149 Coombs to Chifley

Memorandum [CANBERRA], 15 January 1947


Before I left for London you agreed that it would be desirable for me to discuss informally with the United Kingdom Treasury officials the suggestion that Australia's sterling balances might be written down in order to assist the United Kingdom international position.

Accordingly I discussed the question with Sir W[ilfrid] Eady and Sir David Waley of the Treasury, and Mr Cobbold [1], the Deputy Governor of the Bank of England.

The United Kingdom views have been substantially modified since your visit in April as to the amount by which the balances should be written down. At that time you will recall they suggested writing off 50% of the total. They now suggest an amount from 20 to 30 million, with an unwritten but definite understanding that, should Australia's balances fall to a critical level, the amount would be written back.

I discussed with them the possible alternative suggested originally, I believe, by Dr. Evatt that we might, instead of writing off our own balances, take over responsibility for some of the British obligations to India. It would, of course, be necessary for Australia to limit the rate at which India could draw upon any balances we took over, and probably it would be necessary to limit the classes of goods of which they could purchase. These provisions might prove to be contrary to the general rule included in the draft Charter for an International Trade Organisation [2], although I believe this difficulty could be overcome. From the Australian point of view a proposal of this sort would have an advantage compared with the writing off of sterling balances, in that we would establish definite trade relations with India and acquire Indian goodwill. Both of these might be important to Australia's industrial future. On the other hand, of course, writing off of sterling balances, particularly if there is an understanding that in times of acute difficulty they might be written back, might amount to nothing more than a gesture and could prove to have imposed no real economic burden on Australia at all. Furthermore, from the United Kingdom point of view, the taking over of Indian liabilities would be of little assistance to them unless the amount involved were substantially greater than the C20 or 430 million they hope will be written down from Australia's balances.

While the United Kingdom will press strongly for some writing down, it is clear that they would accept an alternative arrangement whereby Australia made the United Kingdom a very long- term loan at nominal rates of interest. It is hard to see what they would gain by this since it would merely mean that Australia would be holding basic international reserves in long-term securities rather than short and be accepting a rate of interest presumably approximately the same as at present we earn on short- term securities.

Whatever writing down is agreed to by Australia, India, and other countries similarly placed, it is inevitable that the United Kingdom will have to limit the rate at which remaining accumulated balances can be drawn on. It seems likely that the United Kingdom would agree to an arrangement where we would determine both the amounts and the composition of our expenditure abroad subject to targets for such expenditure being discussed with them in advance.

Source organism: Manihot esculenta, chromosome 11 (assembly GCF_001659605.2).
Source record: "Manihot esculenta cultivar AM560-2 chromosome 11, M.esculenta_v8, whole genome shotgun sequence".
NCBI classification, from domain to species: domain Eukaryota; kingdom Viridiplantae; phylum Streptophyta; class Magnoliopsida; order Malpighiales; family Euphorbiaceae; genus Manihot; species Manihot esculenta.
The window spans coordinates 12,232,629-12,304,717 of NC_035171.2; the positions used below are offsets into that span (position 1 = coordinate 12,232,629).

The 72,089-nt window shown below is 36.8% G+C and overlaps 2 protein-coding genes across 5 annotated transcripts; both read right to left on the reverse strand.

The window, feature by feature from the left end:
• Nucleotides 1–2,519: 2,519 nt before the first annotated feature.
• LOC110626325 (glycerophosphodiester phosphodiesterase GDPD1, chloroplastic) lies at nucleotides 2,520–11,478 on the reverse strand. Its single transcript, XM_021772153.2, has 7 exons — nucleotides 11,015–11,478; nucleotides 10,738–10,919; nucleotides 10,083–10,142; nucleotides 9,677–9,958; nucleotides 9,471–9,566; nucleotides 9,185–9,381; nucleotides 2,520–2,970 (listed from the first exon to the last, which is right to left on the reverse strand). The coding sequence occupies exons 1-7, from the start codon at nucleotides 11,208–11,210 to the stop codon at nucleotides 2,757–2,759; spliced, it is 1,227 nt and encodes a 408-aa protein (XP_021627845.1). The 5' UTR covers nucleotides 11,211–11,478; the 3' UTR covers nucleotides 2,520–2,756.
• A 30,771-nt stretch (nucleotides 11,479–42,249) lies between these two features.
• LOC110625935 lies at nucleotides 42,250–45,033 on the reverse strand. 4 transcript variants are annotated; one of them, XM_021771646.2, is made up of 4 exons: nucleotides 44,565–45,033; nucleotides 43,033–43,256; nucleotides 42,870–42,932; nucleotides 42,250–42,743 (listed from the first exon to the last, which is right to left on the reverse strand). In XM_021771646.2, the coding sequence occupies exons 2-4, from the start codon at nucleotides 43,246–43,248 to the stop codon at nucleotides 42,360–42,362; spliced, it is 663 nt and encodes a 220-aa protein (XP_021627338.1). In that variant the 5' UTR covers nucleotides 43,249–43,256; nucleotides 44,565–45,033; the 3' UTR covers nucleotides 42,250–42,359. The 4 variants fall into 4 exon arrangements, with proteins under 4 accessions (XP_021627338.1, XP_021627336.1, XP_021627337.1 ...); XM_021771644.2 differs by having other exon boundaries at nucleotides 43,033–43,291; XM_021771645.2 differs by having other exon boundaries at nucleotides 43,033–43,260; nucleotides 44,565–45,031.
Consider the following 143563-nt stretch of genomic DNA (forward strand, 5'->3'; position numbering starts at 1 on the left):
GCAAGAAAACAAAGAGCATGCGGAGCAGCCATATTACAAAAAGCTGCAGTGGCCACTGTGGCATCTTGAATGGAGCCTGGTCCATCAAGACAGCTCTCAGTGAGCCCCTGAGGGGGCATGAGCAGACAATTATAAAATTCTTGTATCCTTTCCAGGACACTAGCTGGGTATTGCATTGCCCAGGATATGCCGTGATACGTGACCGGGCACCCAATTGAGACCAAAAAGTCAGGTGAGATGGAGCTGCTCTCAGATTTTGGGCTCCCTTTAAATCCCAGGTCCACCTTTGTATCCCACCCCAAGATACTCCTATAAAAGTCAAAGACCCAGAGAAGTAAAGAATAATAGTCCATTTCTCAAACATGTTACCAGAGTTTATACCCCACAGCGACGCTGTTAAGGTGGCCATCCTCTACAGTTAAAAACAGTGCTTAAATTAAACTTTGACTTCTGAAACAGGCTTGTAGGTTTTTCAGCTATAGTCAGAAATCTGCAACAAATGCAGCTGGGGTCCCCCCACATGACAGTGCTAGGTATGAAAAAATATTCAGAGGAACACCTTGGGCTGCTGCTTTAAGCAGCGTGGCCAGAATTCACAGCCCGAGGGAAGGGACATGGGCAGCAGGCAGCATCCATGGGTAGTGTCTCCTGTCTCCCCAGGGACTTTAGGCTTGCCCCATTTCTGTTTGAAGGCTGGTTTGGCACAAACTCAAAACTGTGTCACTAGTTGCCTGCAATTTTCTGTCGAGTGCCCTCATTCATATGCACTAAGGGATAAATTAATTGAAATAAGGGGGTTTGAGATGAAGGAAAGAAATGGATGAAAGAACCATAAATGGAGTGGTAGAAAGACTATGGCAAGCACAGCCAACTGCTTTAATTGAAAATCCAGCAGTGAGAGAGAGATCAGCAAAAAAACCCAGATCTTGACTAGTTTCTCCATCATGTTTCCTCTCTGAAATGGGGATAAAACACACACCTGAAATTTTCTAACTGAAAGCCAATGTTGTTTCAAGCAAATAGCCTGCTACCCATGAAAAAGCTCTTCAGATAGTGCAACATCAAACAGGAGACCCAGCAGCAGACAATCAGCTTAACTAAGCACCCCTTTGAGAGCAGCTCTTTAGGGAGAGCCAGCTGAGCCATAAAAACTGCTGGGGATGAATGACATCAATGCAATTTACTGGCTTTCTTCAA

The United Kingdom Treasury officials believe that they will obtain a settlement with India by which approximately a third of the existing balances (about 1,500 million) would be accounted for. The Indian Government has substantial annual obligations for pensions and similar payments to British ex-members of the Indian Civil Service. The amount of these payments is likely to increase substantially with the departure from India of British members of the Indian Civil Service now that the Indian Government itself is taking over. The United Kingdom proposes to accept responsibility for these payments in return for the elimination of part of her debt to India to an amount which is to be calculated by a generous capitalisation of the annual obligations the United Kingdom Government will assume. Similarly, it is proposed that the Indian Government would take over from the United Kingdom a number of wartime installations in India at valuations approximating to their cost of construction rather than at normal disposal values.

The United Kingdom drew attention to the fact that sterling balances were much stronger than we (and they) had anticipated some months ago. They suggested that a valuable way of giving effect to the writing down would be for the Australian Government to announce that its sterling position had since the war been strengthened to an unexpected extent at a time when we might reasonably have expected these resources to be depleted and that the Government, therefore, proposed, in view of the acute difficulties which the United Kingdom was experiencing in her international position, to write off a part of these recent additions to our sterling reserves as a contribution by the Australian people to the solution of the difficulties being experienced by the people of Britain.

1 C.F. Cobbold.

2 The draft charter enunciated a general rule, in Article 25, which was intended to achieve the elimination of import and export restrictions (subject to exceptions).

[AA : M448, [126]]